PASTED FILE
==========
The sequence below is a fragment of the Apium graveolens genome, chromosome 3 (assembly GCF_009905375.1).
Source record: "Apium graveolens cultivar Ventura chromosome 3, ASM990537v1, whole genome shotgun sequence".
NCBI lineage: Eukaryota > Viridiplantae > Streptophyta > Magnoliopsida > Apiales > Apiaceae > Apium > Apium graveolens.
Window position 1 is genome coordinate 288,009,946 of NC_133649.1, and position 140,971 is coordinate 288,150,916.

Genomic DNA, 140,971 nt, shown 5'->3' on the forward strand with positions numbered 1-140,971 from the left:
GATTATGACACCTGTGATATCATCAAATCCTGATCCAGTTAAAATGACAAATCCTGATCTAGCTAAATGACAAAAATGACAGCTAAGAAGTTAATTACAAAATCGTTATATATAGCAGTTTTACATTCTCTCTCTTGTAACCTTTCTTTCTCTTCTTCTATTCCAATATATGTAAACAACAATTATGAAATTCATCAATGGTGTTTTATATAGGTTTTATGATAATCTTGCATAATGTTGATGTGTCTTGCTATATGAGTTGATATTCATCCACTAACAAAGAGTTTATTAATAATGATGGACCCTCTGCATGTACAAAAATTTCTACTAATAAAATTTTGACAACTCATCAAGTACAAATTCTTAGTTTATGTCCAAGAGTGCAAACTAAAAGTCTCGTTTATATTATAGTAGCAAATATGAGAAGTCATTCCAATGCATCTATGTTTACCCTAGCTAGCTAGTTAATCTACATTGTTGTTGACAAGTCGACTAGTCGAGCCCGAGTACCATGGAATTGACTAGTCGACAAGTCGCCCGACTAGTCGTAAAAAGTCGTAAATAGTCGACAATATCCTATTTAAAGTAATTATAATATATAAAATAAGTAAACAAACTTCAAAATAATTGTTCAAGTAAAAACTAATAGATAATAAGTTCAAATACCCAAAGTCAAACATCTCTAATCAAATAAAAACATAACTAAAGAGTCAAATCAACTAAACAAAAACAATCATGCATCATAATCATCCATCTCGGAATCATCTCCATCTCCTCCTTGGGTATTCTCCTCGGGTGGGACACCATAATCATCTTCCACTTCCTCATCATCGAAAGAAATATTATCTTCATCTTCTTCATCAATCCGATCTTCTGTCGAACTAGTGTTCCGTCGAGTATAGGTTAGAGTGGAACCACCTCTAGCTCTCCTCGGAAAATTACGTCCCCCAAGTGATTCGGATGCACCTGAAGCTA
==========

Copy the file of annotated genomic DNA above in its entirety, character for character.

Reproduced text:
The sequence below is a fragment of the Apium graveolens genome, chromosome 3 (assembly GCF_009905375.1).
Source record: "Apium graveolens cultivar Ventura chromosome 3, ASM990537v1, whole genome shotgun sequence".
NCBI lineage: Eukaryota > Viridiplantae > Streptophyta > Magnoliopsida > Apiales > Apiaceae > Apium > Apium graveolens.
Window position 1 is genome coordinate 288,009,946 of NC_133649.1, and position 140,971 is coordinate 288,150,916.

Genomic DNA, 140,971 nt, shown 5'->3' on the forward strand with positions numbered 1-140,971 from the left:
GATTATGACACCTGTGATATCATCAAATCCTGATCCAGTTAAAATGACAAATCCTGATCTAGCTAAATGACAAAAATGACAGCTAAGAAGTTAATTACAAAATCGTTATATATAGCAGTTTTACATTCTCTCTCTTGTAACCTTTCTTTCTCTTCTTCTATTCCAATATATGTAAACAACAATTATGAAATTCATCAATGGTGTTTTATATAGGTTTTATGATAATCTTGCATAATGTTGATGTGTCTTGCTATATGAGTTGATATTCATCCACTAACAAAGAGTTTATTAATAATGATGGACCCTCTGCATGTACAAAAATTTCTACTAATAAAATTTTGACAACTCATCAAGTACAAATTCTTAGTTTATGTCCAAGAGTGCAAACTAAAAGTCTCGTTTATATTATAGTAGCAAATATGAGAAGTCATTCCAATGCATCTATGTTTACCCTAGCTAGCTAGTTAATCTACATTGTTGTTGACAAGTCGACTAGTCGAGCCCGAGTACCATGGAATTGACTAGTCGACAAGTCGCCCGACTAGTCGTAAAAAGTCGTAAATAGTCGACAATATCCTATTTAAAGTAATTATAATATATAAAATAAGTAAACAAACTTCAAAATAATTGTTCAAGTAAAAACTAATAGATAATAAGTTCAAATACCCAAAGTCAAACATCTCTAATCAAATAAAAACATAACTAAAGAGTCAAATCAACTAAACAAAAACAATCATGCATCATAATCATCCATCTCGGAATCATCTCCATCTCCTCCTTGGGTATTCTCCTCGGGTGGGACACCATAATCATCTTCCACTTCCTCATCATCGAAAGAAATATTATCTTCATCTTCTTCATCAATCCGATCTTCTGTCGAACTAGTGTTCCGTCGAGTATAGGTTAGAGTGGAACCACCTCTAGCTCTCCTCGGAAAATTACGTCCCCCAAGTGATTCGGATGCACCTGAAGCTA